11 December 2018
Diary of a Corbynista
NHS in Meltdown
by Don Urquhart
Jeremy Hunt tells us that we must do more to safeguard the wellbeing of mothers and babies during childbirth. Maternity care services report that life-threatening incidents in their units are running at a rate of 140,000 per year and it is certain that not all are reported.
In casting around for causes Mr Hunt might consider the advice of the Royal College of Midwives that we are short of 3,500 midwives.
In 2015 the Labour Party elected a new leader and deputy leader. There were 4 candidates for each position and each posted an election pitch on the party’s website. One thing that struck me was that Corbyn’s was the only one that did not use the words “I” or “me”.
Yesterday Theresa May spoke to British troops garrisoned in Cyprus:
“Look, I am going to deliver on Brexit. That is undoubtedly the case, but I am doing other things as well.”
If only she were not being held back by that bunch of deadbeats she has to sit next to in the Commons.
It’s the time of year for leaders of all kinds to tell their followers about what matters. I suspect that most people see this as a ritual that has to be observed and don’t take too much notice. Theresa May delivered a commercial for Christian values. That’s fine if she thinks people will change their behaviour at her behest. You have to wonder about the Jews, Muslims, Hindus, Sikhs, Buddhist and others, many of whom will see the roots of their homelands’ problems as stemming from overzealous promulgation and utilisation of Christian dogma back in the day.
Lord Heseltine has expressed the view that a Labour government would be preferable to leaving the European Union. He foresees the demise of the Tory Government and a second referendum under a Labour Government. It is becoming a recurrent theme. Jeremy Corbyn has had to go on record that a second referendum is not his party’s policy. Heseltine’s statement has been denounced by the Bow Group as treachery against party and country. Myself, I am starting to take a shine to him.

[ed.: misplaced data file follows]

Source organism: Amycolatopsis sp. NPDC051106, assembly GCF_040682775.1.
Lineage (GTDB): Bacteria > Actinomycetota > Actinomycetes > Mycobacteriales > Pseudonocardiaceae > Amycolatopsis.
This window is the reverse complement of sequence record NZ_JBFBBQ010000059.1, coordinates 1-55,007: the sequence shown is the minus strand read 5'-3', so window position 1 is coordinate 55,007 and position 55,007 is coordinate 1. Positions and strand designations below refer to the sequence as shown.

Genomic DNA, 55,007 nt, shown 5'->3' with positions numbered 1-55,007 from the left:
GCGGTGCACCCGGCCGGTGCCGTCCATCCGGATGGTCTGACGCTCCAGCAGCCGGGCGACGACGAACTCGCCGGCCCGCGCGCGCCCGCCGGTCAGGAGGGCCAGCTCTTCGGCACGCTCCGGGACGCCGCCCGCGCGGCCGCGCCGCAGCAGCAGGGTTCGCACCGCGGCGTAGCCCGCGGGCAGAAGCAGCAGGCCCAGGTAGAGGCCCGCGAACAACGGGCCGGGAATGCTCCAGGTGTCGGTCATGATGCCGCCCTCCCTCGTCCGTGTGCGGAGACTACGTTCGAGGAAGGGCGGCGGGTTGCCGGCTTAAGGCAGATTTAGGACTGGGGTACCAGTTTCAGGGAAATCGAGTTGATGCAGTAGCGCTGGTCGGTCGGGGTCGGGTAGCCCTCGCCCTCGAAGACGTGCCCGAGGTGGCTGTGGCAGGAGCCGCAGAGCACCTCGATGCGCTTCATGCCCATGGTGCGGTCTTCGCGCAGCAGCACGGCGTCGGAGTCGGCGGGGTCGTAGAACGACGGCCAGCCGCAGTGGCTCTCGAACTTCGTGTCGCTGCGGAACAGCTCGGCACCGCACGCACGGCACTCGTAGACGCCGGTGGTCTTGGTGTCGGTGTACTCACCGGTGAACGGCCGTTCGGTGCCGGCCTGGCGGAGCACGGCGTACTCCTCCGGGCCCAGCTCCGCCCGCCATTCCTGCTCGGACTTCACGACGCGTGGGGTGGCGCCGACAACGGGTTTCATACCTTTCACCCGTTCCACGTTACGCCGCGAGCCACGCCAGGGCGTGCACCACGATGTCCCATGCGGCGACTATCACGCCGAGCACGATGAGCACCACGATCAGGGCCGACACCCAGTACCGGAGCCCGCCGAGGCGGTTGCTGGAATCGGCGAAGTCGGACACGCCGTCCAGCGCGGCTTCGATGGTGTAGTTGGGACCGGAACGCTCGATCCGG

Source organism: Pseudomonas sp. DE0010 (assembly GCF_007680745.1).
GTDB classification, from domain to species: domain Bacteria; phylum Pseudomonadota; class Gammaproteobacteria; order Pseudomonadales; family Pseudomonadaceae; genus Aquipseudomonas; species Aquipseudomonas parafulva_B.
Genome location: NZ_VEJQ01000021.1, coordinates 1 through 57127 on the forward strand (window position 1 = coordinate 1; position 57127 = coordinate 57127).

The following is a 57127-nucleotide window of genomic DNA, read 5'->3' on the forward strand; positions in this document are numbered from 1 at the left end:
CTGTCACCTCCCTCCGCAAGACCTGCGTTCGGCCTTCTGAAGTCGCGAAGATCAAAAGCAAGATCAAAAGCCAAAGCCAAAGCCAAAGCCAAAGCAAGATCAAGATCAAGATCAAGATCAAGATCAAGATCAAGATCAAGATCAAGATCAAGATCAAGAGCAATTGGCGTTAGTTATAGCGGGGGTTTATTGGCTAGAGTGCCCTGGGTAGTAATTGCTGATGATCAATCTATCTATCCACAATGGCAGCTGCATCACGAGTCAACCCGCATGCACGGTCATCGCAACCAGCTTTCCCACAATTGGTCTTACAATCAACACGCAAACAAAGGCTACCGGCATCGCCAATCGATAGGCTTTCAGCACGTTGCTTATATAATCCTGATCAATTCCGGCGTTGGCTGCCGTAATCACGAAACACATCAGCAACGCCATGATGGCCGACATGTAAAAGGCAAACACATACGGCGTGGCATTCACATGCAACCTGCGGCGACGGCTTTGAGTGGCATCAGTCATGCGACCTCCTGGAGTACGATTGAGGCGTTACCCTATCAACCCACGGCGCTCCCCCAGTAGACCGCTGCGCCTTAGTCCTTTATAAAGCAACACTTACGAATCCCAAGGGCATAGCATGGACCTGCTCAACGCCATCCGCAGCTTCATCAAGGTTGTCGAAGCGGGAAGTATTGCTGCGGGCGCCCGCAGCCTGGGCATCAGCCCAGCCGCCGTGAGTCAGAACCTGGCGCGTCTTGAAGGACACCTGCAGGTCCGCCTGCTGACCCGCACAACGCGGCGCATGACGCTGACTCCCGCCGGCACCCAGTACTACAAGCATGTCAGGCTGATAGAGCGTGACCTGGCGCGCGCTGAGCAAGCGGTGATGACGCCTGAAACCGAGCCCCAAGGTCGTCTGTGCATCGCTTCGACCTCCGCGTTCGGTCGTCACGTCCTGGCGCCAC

Xylella fastidiosa is a disease that can affect 350 different plant species. It has wiped out whole olive groves across the south of the continent. It is coming our way and could have a devastating effect on horticulture here. Defra has everything under control:
“That is why this year we have pressed hard at EU level for increased protections against Xylella, in order to prevent the devastating disease reaching our shores, and these were approved in October and came into force this month.”
“When we leave the EU we will also have an opportunity to examine all our national biosecurity measures on plant imports to ensure they are as robust as possible to protect the UK against diseases like Xylella.”
When we take such an insular view of our neighbours’ problems is it any wonder they are queuing up to give us a punishment beating?
Someone once said “L’Etat, c’est moi”. Political leaders sometimes feel compelled to identify with the state and anyone who disagrees with the leader is stigmatised as disloyal to the state. Theresa May’s misfiring election strategy pursued this sort of course and stuck in the throats of many erstwhile Conservative voters. Newspapers like the Mail and the Telegraph are quick to cry treachery, as recently when 11 Tory MP’s voted for the Brexit deal to be debated by Parliament. Lord Heseltine was denounced as a traitor to party and country for advocating a second referendum.
In his neck of the woods the Iranian President, Hassan Rouhani is employing the iron fist of the state, the Revolutionary Guard, to keep a corrupt theocracy in charge.
For many in the UK nothing is more enjoyable than mining the media for anodyne comments that can be portrayed as racist bigotry.
In August Shadow Minister Sarah Champion was quoted in The Sun to the effect that men of Pakistani descent were abusing young white women. She claimed to have been misquoted but was forced to resign her front bench post.